Reorganization of administration and declining enrollment lead to job cuts

By Thalia Yunen and Melissa Hanson

Suffolk University’s president announced in an email to all employees on Thursday that 14 jobs were eliminated from the university.

In the email, obtained by the Journal, President James McCarthy said due to changes within Suffolk and, more broadly, within higher education, it became necessary to make a “small reduction in force.”

“Several positions have been eliminated, and there has been some reassignment of responsibilities,” wrote McCarthy. “Suffolk remains committed to investing in areas of strength as we work to contain costs and minimize tuition increases.”

Most of the 14 people who lost jobs were employed at the Law School or in the university’s IT department, according to Greg Gatlin, a university spokesman.

“These are very difficult decisions,” he said in a telephone interview shortly after the email was sent. “We’re very sorry to see any friend or colleague leave.”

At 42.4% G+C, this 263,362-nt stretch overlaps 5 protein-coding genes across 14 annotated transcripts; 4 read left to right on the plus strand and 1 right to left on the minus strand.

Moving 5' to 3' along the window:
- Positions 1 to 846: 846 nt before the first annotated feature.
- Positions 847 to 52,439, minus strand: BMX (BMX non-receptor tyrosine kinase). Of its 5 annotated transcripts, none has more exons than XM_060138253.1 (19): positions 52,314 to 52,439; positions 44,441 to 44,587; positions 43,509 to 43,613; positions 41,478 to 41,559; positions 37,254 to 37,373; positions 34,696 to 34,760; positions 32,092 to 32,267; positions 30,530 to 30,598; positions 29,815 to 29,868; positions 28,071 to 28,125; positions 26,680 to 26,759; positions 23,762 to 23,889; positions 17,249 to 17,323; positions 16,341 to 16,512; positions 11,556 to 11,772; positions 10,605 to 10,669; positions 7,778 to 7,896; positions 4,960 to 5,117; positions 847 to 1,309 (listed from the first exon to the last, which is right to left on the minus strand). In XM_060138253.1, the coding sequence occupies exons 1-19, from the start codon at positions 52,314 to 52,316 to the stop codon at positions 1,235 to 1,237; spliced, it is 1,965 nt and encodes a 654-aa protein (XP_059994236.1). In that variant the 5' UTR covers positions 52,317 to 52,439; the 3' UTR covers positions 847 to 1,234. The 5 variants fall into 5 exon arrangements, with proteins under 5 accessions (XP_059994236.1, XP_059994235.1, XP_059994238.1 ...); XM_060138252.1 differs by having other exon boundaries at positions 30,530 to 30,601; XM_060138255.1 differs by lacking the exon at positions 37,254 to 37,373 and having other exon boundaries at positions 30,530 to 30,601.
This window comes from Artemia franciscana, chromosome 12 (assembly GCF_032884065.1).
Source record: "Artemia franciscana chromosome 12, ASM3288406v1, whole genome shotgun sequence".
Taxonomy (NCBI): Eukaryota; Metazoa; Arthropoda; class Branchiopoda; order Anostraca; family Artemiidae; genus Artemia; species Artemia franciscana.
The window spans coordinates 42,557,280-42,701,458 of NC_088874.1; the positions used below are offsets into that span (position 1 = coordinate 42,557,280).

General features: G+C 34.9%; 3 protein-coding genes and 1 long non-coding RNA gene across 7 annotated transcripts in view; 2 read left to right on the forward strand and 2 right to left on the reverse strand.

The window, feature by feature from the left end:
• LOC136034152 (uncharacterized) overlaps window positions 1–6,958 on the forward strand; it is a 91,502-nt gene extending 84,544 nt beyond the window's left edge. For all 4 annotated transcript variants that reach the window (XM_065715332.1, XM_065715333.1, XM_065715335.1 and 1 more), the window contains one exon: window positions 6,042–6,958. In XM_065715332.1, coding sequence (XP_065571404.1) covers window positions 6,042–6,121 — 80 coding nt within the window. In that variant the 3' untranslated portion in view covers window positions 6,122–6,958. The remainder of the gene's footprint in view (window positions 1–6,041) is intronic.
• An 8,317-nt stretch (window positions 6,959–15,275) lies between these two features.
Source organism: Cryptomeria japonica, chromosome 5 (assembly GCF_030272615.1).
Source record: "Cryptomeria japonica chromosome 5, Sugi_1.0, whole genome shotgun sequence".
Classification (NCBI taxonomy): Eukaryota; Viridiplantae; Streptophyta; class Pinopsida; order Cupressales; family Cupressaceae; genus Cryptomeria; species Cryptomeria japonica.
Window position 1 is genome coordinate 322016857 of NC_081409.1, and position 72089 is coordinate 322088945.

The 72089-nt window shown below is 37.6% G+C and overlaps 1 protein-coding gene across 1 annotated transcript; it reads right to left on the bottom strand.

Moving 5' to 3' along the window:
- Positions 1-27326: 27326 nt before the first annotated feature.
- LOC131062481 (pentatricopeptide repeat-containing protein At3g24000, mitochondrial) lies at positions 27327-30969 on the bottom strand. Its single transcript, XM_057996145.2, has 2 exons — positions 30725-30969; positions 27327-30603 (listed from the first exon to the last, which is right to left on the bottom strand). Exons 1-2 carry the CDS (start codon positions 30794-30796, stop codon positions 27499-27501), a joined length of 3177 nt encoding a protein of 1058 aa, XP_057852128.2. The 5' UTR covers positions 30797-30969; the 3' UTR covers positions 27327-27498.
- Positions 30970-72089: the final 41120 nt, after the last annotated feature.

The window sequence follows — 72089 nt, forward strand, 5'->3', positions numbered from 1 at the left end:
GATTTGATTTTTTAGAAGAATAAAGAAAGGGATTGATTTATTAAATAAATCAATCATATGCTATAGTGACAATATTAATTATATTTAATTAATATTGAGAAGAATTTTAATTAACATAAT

Gatlin said those employees will receive severance.

The American Bar Association Journal reported that in 2013, first-year enrollment at U.S. law schools declined to a level of enrollment not seen since 1975, and that law school enrollment dropped 24 percent from fall of 2010 to the end of 2013.

McCarthy said in the email that “Suffolk is not immune to national trends toward declining law school enrollment, and we are adjusting the size of the school in the face of that new reality.”

Jobs cuts at the university follow announcements earlier this month that for the 2015 fiscal year Suffolk will be operating on $11.2 million less than the 2014 fiscal year and also will not be instituting salary increases when the 2015 fiscal year begins in July.

However, the spokesman does not believe the university is in economic trouble, but rather taking steps to contain costs.

“We are making sure that we are operating on the resources that we have,” Gatlin said.

Part of this will be in creating a more united IT department.

“What this reorganization will do is create a more unified, strategic approach to the university IT operation,” Gatlin said, noting that IT will improve its customer service upon this change.

Not affected by cuts or revenue losses is 20 Somerset, the glass-laden, multi-million dollar building which is set to open fall 2015.